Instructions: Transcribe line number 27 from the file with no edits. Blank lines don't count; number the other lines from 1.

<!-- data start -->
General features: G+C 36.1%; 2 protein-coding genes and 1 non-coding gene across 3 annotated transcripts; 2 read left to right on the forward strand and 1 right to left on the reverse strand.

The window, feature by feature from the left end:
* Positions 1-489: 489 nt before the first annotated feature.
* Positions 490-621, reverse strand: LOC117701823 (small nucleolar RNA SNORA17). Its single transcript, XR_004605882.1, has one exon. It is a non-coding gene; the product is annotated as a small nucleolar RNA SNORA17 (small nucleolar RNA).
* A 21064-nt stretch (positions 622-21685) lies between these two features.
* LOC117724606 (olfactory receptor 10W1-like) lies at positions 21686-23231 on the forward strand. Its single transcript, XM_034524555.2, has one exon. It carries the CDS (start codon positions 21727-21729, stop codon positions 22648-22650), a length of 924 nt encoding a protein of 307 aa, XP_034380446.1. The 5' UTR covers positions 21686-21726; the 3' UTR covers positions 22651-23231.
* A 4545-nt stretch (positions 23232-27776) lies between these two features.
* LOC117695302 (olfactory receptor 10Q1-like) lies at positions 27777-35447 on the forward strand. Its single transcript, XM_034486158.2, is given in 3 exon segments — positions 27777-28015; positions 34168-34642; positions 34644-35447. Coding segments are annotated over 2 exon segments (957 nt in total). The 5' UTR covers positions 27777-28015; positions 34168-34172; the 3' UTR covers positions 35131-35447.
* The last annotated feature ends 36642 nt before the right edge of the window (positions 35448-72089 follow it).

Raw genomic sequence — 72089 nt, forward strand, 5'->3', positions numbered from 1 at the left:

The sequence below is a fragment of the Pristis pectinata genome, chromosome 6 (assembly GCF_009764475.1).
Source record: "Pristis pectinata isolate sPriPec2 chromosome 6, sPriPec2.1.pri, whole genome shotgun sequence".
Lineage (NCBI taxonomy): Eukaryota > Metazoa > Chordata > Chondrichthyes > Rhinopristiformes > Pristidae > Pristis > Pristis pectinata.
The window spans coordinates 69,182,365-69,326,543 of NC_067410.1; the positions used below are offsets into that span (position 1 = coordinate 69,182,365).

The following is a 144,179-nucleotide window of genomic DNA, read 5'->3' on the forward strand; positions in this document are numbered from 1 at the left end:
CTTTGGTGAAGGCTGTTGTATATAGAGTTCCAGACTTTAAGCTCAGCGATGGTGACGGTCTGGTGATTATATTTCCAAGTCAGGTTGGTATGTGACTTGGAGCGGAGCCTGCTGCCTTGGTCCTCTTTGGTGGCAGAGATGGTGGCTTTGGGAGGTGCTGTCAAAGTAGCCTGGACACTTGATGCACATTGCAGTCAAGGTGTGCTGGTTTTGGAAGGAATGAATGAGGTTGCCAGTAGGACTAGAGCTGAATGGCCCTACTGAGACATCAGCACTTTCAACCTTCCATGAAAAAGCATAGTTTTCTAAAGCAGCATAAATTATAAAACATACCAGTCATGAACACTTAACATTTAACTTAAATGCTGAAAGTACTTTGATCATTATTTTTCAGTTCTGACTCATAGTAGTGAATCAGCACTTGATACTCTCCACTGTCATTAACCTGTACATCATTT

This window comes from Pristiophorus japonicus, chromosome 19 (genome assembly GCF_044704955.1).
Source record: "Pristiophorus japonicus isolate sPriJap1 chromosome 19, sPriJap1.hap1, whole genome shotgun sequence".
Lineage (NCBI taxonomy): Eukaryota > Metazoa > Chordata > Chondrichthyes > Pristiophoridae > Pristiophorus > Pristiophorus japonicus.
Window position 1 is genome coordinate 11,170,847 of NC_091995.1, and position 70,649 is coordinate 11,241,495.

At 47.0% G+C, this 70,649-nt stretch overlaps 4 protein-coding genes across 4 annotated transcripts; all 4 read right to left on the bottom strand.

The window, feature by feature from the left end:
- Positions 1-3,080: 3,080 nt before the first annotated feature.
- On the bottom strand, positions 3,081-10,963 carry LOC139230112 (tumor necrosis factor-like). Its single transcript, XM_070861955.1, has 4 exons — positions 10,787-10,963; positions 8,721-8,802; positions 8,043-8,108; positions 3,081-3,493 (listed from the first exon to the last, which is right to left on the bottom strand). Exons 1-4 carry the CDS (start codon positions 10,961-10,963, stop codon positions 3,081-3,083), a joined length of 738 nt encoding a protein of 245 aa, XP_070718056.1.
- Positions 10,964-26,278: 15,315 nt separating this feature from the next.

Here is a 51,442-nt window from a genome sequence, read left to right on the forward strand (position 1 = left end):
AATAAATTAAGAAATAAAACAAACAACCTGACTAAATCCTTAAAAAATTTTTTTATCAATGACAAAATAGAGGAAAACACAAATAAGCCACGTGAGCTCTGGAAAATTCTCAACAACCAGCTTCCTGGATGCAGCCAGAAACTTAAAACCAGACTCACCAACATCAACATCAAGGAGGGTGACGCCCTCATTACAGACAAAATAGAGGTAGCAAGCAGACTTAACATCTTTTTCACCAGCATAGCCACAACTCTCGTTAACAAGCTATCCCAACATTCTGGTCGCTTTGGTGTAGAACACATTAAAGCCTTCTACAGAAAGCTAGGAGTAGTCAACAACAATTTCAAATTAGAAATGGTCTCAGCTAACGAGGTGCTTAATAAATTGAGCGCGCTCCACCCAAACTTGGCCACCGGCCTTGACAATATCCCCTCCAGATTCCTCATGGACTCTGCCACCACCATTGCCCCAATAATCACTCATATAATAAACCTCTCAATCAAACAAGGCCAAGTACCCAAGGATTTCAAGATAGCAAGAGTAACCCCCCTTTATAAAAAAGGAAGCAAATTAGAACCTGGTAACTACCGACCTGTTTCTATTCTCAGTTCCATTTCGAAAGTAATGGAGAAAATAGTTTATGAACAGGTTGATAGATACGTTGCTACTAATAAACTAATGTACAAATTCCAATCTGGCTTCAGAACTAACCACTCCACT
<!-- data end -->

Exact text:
AATAAATTAAGAAATAAAACAAACAACCTGACTAAATCCTTAAAAAATTTTTTTATCAATGACAAAATAGAGGAAAACACAAATAAGCCACGTGAGCTCTGGAAAATTCTCAACAACCAGCTTCCTGGATGCAGCCAGAAACTTAAAACCAGACTCACCAACATCAACATCAAGGAGGGTGACGCCCTCATTACAGACAAAATAGAGGTAGCAAGCAGACTTAACATCTTTTTCACCAGCATAGCCACAACTCTCGTTAACAAGCTATCCCAACATTCTGGTCGCTTTGGTGTAGAACACATTAAAGCCTTCTACAGAAAGCTAGGAGTAGTCAACAACAATTTCAAATTAGAAATGGTCTCAGCTAACGAGGTGCTTAATAAATTGAGCGCGCTCCACCCAAACTTGGCCACCGGCCTTGACAATATCCCCTCCAGATTCCTCATGGACTCTGCCACCACCATTGCCCCAATAATCACTCATATAATAAACCTCTCAATCAAACAAGGCCAAGTACCCAAGGATTTCAAGATAGCAAGAGTAACCCCCCTTTATAAAAAAGGAAGCAAATTAGAACCTGGTAACTACCGACCTGTTTCTATTCTCAGTTCCATTTCGAAAGTAATGGAGAAAATAGTTTATGAACAGGTTGATAGATACGTTGCTACTAATAAACTAATGTACAAATTCCAATCTGGCTTCAGAACTAACCACTCCACT